Day 257: Choose to Love

Jeremiah 52:1-34 This book ends with a narrative about the conquest of Jerusalem that was lifted almost verbatim from the Second Book of Kings (cf. 24:18-25:30). According to this passage, there was a third exile of the people of Judah to Babylon around 582 BC. The book ends on a positive note with the accession of Evil-merodach to the throne of Babylon and  his compassionate release and honorable treatment of King Jehoiacin of Judah. 

The Book of Obadiah

Author and Date:


Main Themes:

Obadiah 1:1-21 Obadiah presents a scathing condemnation of Edom. The Edomites were descendants of Esau, son of Isaac and the twin brother of Jacob (Israel). Though they enjoyed a mostly peaceful but uncomfortable coexistence with Judah, they did not look upon each other as friends. Obadiah criticized them here for taking advantage of Judah’s defeat at the hands of the Babylonians by claiming large portions of Judah and plundering its cities and villages. The prophet recounts a list of sins in ascending order that will all result in punishment. The enumeration of lesser sins demonstrates how they can lead to more serious transgressions. As in previous prophecies, these verses predict the defeat of the forces of evil and the restoration of a remnant of Israel. The mention of “saviors” ruling Mount Zion and Mount Esau has been interpreted by St. Augustine and others to point to the conversion of Gentiles, symbolized here by the reconciliation of the descendants of Jacob and Esau.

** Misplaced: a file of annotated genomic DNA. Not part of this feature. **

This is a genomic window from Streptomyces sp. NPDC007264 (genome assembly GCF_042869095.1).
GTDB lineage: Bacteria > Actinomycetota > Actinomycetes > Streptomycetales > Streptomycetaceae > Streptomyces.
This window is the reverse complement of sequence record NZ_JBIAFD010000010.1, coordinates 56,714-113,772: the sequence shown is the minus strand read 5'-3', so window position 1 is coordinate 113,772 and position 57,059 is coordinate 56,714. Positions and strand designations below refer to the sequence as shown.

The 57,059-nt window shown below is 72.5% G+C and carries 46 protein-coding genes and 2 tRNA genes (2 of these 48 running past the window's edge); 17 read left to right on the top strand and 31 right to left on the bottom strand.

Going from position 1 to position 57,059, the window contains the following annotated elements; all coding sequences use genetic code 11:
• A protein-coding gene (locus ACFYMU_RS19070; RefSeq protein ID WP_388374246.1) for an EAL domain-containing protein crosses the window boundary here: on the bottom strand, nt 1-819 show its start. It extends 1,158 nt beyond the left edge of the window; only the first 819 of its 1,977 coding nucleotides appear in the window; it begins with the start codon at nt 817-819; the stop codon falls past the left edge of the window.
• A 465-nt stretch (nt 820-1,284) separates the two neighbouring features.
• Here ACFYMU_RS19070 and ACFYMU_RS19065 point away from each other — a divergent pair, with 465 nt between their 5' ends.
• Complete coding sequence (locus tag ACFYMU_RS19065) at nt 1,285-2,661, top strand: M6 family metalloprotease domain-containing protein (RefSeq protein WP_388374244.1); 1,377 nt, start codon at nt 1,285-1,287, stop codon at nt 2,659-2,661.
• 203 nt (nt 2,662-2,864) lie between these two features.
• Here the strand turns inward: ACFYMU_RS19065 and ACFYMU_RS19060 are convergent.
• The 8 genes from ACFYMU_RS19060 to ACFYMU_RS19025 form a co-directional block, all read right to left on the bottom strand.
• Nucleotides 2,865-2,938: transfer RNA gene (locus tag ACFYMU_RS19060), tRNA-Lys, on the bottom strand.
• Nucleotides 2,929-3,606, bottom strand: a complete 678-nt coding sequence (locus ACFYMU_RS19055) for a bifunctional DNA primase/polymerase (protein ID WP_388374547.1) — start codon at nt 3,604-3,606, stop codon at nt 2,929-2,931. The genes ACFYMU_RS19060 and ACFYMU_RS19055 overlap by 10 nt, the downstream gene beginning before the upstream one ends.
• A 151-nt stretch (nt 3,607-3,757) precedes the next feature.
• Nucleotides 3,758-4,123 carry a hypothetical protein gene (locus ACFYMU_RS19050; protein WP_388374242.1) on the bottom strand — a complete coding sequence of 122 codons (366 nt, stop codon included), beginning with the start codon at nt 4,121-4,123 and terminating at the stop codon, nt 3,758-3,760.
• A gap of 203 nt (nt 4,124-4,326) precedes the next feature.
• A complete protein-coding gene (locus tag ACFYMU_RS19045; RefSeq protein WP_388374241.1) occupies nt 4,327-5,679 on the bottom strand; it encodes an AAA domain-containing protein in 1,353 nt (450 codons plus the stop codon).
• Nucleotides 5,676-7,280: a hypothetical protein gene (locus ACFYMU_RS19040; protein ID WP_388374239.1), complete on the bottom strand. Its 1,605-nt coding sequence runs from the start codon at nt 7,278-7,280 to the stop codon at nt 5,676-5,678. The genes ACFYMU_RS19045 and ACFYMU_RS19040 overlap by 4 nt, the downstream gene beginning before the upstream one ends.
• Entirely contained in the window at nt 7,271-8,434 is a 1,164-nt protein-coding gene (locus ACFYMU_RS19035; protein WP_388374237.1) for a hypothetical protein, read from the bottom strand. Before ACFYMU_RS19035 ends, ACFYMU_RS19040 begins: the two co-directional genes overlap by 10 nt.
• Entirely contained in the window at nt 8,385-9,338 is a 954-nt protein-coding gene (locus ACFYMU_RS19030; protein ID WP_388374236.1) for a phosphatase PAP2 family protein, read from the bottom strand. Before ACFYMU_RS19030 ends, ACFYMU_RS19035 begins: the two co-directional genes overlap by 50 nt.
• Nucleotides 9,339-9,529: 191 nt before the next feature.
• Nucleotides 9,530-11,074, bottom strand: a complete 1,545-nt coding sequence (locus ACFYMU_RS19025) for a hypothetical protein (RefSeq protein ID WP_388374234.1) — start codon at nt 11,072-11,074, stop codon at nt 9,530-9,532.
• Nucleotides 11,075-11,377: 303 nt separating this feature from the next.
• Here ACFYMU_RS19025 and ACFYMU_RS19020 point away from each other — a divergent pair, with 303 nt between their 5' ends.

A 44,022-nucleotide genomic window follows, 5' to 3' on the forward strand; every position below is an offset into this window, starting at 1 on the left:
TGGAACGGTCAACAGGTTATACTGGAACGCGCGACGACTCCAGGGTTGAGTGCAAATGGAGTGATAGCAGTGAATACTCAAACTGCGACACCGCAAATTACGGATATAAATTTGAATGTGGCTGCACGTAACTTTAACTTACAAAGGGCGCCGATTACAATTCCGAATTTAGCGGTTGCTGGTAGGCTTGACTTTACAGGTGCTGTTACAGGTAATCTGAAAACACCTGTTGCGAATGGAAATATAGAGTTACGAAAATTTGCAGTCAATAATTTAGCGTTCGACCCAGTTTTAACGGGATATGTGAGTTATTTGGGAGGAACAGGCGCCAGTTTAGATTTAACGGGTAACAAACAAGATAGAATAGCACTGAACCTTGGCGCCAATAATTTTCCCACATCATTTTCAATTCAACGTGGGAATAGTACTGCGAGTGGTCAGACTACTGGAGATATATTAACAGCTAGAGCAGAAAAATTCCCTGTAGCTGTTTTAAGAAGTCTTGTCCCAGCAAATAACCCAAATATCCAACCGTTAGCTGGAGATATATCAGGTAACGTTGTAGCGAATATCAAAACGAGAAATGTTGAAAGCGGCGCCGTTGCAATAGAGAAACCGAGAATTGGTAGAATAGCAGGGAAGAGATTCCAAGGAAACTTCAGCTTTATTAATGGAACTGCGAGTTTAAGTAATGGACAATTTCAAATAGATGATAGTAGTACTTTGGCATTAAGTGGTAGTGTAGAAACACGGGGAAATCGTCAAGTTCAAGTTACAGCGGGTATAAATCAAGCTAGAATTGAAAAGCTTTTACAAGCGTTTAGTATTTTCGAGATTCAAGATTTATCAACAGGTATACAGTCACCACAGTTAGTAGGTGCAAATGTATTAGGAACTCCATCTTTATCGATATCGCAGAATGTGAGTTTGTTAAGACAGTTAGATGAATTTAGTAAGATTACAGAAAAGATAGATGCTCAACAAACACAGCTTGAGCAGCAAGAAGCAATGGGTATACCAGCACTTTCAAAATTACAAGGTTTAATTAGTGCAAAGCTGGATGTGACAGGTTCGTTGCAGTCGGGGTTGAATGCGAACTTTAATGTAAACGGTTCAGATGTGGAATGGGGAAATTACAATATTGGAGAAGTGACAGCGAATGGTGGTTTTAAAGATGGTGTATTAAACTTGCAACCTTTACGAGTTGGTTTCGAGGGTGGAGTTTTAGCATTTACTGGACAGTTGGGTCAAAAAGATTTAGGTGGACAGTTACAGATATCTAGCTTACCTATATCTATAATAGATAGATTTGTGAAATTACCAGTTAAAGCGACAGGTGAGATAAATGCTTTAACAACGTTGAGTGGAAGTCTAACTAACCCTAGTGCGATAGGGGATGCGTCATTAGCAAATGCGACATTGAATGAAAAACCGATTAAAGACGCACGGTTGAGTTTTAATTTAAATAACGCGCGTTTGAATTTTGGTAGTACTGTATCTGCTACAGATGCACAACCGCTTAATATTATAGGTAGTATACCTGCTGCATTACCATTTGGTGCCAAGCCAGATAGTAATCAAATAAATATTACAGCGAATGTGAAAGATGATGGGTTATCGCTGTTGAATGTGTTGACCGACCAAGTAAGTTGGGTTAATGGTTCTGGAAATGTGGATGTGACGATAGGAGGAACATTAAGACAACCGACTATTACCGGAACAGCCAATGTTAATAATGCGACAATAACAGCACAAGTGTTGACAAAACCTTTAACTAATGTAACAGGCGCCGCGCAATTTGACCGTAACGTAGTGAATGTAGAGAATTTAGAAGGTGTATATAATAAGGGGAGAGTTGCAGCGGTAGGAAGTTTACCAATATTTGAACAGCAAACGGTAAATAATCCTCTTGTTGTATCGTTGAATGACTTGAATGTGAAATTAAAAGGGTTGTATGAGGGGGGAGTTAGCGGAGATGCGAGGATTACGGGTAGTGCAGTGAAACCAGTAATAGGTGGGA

Day of the Lord: The final judgment will involve the reward of the just and the punishment of unrepentant doers of evil. (CCC 1041)

(*The Didache Bible RSV-CE Ignatius Edition, 2006)

Exile and Return

(*Walking With God: A Journey Through The Bible by Tim Gray and Jeff Cavins)

Prayer by Fr. Mike: “Father in Heaven we give you praise. We thank you so much. Gosh, Lord God, thank you for bringing us to this day. Thank you for the gift of your love that is so easy to take for granted. Thank you for the gift of knowing your identity, and knowing that you are our Father. And that what breaks our hearts breaks your heart. And what you have made us for is more than we can ever possibly imagine, dream of, or hope for. So help us, Lord. Help us to choose what you have made us for. Help us to be the kind of people that you created and redeemed us to be. We ask this in Jesus’ name. Amen.”